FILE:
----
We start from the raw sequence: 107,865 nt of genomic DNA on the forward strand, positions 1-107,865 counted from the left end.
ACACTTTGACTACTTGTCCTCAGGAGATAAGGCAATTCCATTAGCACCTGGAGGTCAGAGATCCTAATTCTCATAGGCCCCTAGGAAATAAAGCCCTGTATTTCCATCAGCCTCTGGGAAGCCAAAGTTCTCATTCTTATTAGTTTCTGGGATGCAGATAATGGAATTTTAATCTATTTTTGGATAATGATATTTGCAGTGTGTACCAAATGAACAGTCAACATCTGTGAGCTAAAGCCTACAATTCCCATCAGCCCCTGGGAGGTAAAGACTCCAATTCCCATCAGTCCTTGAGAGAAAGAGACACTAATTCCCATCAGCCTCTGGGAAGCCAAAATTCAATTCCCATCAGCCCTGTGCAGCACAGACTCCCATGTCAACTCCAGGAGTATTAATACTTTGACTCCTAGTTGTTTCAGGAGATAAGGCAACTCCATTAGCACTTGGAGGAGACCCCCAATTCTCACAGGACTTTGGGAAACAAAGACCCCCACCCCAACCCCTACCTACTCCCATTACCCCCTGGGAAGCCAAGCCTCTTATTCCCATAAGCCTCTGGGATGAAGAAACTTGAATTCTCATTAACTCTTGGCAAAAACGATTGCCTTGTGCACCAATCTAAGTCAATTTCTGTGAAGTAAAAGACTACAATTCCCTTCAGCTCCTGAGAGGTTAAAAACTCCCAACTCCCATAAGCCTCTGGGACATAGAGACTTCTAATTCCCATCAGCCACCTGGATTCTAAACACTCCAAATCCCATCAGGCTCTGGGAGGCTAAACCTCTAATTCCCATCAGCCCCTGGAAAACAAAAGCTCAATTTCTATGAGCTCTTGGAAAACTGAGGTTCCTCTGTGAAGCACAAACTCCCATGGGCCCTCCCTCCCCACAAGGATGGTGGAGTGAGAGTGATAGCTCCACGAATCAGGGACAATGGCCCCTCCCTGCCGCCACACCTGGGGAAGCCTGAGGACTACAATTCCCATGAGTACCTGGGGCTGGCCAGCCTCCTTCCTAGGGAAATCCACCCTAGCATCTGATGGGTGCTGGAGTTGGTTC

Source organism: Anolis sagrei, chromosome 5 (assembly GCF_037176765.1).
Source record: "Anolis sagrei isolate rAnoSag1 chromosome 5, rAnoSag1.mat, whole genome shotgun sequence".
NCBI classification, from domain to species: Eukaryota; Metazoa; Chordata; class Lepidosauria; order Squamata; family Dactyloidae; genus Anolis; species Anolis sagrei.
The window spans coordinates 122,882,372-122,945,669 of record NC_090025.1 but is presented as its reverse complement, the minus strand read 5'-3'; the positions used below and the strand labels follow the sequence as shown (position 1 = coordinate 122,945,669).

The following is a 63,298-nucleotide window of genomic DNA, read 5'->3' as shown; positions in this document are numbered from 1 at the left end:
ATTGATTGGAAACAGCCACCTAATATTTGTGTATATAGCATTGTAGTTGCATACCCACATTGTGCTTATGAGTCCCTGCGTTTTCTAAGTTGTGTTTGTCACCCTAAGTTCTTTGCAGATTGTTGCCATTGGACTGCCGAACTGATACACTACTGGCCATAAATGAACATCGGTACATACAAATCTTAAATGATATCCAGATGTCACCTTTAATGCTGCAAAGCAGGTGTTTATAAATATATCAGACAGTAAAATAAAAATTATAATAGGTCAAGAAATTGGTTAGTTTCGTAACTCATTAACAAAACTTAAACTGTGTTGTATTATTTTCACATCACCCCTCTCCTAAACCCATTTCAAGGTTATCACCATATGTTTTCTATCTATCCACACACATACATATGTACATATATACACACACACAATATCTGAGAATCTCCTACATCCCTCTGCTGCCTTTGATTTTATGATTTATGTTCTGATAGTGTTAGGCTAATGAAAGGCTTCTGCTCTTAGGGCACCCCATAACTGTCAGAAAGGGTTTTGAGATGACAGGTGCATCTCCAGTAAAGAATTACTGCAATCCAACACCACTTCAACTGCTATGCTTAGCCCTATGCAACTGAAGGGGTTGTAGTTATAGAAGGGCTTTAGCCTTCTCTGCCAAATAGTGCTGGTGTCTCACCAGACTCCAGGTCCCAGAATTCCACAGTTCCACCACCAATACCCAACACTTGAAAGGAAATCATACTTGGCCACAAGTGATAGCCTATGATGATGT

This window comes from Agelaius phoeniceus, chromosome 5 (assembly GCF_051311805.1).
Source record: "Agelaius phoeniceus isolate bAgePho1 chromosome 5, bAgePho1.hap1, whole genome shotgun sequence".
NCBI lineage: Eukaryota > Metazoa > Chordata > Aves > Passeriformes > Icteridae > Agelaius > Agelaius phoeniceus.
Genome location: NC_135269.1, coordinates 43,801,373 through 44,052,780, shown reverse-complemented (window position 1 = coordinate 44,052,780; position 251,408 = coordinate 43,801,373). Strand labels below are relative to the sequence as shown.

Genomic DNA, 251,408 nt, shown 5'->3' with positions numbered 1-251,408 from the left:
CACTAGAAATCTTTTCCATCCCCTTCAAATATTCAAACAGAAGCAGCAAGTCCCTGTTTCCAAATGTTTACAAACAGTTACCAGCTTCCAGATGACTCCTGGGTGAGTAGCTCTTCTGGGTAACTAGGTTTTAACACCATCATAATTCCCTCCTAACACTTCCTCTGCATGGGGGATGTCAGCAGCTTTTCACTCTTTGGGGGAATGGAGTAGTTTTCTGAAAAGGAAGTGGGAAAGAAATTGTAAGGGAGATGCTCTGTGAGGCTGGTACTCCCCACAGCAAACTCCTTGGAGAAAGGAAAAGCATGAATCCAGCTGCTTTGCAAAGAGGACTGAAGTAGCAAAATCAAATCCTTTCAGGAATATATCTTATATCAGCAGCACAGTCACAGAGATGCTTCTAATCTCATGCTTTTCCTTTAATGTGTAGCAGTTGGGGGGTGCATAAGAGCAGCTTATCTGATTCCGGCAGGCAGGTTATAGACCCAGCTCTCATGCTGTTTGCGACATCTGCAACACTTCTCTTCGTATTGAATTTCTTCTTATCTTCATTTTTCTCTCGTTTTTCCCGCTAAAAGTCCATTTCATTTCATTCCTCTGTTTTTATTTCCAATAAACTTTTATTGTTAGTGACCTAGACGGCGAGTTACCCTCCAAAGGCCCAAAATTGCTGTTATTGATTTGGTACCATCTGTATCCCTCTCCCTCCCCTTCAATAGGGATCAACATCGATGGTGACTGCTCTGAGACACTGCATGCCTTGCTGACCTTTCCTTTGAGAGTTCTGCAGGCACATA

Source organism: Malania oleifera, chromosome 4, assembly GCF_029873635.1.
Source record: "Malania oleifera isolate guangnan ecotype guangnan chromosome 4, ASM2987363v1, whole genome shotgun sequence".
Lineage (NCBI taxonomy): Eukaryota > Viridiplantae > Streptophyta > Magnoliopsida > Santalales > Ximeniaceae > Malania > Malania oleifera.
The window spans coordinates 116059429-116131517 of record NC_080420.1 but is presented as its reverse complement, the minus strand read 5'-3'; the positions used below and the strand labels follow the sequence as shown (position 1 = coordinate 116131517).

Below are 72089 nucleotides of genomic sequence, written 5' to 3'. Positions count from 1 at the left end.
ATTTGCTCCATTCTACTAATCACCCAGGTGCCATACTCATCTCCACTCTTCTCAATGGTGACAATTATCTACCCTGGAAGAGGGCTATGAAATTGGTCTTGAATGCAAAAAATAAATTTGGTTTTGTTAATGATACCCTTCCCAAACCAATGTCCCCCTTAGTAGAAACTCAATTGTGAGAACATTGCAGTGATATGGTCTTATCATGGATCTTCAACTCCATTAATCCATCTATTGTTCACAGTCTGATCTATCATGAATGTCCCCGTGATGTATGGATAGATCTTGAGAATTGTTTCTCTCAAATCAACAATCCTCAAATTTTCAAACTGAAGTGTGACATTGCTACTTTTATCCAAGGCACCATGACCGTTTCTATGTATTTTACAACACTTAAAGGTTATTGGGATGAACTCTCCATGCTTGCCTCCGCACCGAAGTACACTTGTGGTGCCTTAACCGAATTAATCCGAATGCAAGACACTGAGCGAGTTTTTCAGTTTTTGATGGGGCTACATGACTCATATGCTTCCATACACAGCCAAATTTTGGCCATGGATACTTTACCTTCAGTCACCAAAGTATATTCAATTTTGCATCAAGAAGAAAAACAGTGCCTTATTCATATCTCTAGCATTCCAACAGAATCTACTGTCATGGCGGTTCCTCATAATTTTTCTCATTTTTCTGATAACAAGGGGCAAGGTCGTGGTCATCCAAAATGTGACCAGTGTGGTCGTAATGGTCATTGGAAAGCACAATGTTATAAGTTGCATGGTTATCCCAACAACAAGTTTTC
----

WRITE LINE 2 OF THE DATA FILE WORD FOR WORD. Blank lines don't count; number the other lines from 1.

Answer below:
ACACTTTGACTACTTGTCCTCAGGAGATAAGGCAATTCCATTAGCACCTGGAGGTCAGAGATCCTAATTCTCATAGGCCCCTAGGAAATAAAGCCCTGTATTTCCATCAGCCTCTGGGAAGCCAAAGTTCTCATTCTTATTAGTTTCTGGGATGCAGATAATGGAATTTTAATCTATTTTTGGATAATGATATTTGCAGTGTGTACCAAATGAACAGTCAACATCTGTGAGCTAAAGCCTACAATTCCCATCAGCCCCTGGGAGGTAAAGACTCCAATTCCCATCAGTCCTTGAGAGAAAGAGACACTAATTCCCATCAGCCTCTGGGAAGCCAAAATTCAATTCCCATCAGCCCTGTGCAGCACAGACTCCCATGTCAACTCCAGGAGTATTAATACTTTGACTCCTAGTTGTTTCAGGAGATAAGGCAACTCCATTAGCACTTGGAGGAGACCCCCAATTCTCACAGGACTTTGGGAAACAAAGACCCCCACCCCAACCCCTACCTACTCCCATTACCCCCTGGGAAGCCAAGCCTCTTATTCCCATAAGCCTCTGGGATGAAGAAACTTGAATTCTCATTAACTCTTGGCAAAAACGATTGCCTTGTGCACCAATCTAAGTCAATTTCTGTGAAGTAAAAGACTACAATTCCCTTCAGCTCCTGAGAGGTTAAAAACTCCCAACTCCCATAAGCCTCTGGGACATAGAGACTTCTAATTCCCATCAGCCACCTGGATTCTAAACACTCCAAATCCCATCAGGCTCTGGGAGGCTAAACCTCTAATTCCCATCAGCCCCTGGAAAACAAAAGCTCAATTTCTATGAGCTCTTGGAAAACTGAGGTTCCTCTGTGAAGCACAAACTCCCATGGGCCCTCCCTCCCCACAAGGATGGTGGAGTGAGAGTGATAGCTCCACGAATCAGGGACAATGGCCCCTCCCTGCCGCCACACCTGGGGAAGCCTGAGGACTACAATTCCCATGAGTACCTGGGGCTGGCCAGCCTCCTTCCTAGGGAAATCCACCCTAGCATCTGATGGGTGCTGGAGTTGGTTC